Some background: I have a little hobby project running that basically interfaces a 64 pin ARM mcu (the STM32F405RGT6) to a stereo codec (a TI PCM3010) via I2S interface. I'm deriving the master clock for the I2S bus from the MCU (the stm32f4 series apparently has a PLL for this purpose), which runs at 12.288 MHz (256 times the sampling frequency, which in this case is 48kHz). The bit clock and respective data in/data out lines run at approximately 3MHz. I'm currently looking at routing the design on a 2 layer board, since it doesn't really have a huge amount of I/O. So far I've been able to locate the codec literally right next to the MCU, so that trace lengths to respective pins are 3 to 13mm in length (and as a plus, the analog/digital halves are nicely segmented). The ground plane is unbroken, except where I have to use a via for the data out line.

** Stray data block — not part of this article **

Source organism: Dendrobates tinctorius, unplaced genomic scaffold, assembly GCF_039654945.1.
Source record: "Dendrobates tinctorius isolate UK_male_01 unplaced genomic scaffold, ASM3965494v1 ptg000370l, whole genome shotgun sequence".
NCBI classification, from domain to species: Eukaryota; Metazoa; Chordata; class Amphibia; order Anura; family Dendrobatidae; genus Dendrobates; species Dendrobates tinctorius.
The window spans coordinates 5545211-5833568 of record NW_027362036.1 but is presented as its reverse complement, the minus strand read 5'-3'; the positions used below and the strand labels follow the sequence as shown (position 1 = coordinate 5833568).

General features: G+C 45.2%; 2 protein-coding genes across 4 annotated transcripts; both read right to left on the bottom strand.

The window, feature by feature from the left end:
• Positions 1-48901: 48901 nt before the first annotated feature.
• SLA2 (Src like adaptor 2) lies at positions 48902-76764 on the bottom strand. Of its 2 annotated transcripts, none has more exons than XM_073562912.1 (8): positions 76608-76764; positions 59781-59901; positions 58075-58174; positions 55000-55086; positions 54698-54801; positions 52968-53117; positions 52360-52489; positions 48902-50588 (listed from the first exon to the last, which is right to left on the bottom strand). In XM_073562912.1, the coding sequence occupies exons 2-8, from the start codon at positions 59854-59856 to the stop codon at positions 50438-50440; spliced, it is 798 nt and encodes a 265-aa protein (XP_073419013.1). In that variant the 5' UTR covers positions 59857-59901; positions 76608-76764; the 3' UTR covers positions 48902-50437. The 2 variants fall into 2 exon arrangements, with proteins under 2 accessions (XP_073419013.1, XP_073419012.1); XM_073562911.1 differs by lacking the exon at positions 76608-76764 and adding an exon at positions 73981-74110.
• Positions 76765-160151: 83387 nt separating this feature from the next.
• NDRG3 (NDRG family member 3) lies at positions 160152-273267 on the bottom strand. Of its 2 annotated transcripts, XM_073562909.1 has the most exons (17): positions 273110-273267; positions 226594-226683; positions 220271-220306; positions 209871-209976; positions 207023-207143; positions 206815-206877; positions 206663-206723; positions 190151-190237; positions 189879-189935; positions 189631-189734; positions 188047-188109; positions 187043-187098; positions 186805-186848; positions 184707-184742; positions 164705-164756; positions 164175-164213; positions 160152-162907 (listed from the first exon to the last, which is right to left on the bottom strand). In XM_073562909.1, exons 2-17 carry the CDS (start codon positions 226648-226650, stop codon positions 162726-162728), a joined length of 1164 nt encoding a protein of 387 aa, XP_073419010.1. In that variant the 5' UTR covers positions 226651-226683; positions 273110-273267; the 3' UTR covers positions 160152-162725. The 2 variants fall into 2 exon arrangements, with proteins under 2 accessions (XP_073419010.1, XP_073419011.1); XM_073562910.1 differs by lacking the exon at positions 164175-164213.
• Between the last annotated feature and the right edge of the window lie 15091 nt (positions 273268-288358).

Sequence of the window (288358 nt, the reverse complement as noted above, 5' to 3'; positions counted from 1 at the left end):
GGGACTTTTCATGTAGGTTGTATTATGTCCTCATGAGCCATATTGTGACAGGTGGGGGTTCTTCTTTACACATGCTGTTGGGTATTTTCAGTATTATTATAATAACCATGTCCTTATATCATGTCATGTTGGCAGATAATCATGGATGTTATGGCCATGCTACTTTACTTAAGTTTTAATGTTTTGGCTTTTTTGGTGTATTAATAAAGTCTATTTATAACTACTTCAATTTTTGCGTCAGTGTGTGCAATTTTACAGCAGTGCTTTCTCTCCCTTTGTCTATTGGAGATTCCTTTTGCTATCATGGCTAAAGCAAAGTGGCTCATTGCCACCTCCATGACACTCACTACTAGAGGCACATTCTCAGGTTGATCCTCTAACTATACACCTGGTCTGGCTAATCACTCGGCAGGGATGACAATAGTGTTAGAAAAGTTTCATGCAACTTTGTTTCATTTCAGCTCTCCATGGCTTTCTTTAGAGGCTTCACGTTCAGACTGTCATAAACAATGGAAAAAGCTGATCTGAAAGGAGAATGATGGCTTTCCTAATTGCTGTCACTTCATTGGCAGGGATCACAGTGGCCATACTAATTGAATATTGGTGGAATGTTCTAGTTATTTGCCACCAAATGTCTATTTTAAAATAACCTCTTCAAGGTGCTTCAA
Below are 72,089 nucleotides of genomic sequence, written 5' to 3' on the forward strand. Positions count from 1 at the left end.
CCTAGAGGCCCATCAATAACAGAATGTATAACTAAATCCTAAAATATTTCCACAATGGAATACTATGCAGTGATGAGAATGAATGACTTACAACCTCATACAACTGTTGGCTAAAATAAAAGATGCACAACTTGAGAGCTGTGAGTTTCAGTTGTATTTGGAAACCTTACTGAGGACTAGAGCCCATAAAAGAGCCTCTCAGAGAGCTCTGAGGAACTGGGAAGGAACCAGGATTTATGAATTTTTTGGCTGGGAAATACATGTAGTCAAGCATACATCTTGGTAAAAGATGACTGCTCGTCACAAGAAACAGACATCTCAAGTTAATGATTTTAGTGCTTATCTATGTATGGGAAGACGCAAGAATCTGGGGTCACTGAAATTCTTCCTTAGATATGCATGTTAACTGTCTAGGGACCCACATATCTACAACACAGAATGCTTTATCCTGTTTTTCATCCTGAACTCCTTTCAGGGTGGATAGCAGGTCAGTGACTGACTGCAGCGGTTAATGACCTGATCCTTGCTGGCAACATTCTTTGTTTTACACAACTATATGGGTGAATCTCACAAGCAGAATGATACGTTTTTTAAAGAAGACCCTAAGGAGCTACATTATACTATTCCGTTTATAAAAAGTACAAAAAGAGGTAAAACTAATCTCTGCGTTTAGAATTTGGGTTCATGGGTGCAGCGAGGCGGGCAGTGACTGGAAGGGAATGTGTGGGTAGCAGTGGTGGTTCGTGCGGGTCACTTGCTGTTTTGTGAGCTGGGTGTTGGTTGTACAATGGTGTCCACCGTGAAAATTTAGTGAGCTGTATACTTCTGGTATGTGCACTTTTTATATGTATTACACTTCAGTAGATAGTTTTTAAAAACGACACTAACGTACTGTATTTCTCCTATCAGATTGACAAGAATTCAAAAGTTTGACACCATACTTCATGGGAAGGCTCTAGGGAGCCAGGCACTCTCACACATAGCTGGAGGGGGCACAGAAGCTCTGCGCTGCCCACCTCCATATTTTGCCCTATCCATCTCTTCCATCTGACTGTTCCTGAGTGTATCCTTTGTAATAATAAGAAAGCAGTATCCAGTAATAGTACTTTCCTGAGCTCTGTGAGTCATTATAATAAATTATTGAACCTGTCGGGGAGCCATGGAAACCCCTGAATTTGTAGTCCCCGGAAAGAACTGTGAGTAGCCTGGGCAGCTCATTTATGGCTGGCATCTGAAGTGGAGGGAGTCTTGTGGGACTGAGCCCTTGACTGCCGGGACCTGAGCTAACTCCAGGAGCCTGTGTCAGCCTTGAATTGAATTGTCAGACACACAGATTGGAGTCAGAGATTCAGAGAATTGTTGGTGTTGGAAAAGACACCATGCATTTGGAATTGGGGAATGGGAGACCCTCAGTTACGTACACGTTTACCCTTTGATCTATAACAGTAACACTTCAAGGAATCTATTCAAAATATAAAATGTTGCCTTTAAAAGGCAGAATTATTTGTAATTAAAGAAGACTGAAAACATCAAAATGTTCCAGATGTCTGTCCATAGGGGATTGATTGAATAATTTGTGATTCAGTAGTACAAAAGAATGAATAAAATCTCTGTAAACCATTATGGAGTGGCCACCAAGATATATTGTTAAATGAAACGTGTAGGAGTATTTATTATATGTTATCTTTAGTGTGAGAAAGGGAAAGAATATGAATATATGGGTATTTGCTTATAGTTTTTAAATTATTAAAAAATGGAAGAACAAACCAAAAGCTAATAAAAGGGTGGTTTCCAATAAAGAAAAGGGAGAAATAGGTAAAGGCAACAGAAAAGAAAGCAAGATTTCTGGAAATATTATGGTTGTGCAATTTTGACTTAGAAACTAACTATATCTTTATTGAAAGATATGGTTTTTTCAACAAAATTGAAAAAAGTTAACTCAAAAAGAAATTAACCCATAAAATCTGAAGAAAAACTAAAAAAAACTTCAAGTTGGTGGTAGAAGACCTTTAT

Now for the actual question; is it even required to terminate transmission lines under a certain length? I've seen in some literature that this is case (as in you don't have to terminate anything), but why is this exactly? I know it really depends on the edge rate (and source/destination/trace impedance), but would I gain any benefits by doing it anyway? Due to the layout of the codec chip, it would be possible to series terminate the lines, but really only by moving it further away, and by introducing more vias and broken ground planes into the equation. I realize this is a sort of low speed/edge rate design and I could get away with routing the board with my eyes closed, but I'd actually like to design something properly for once!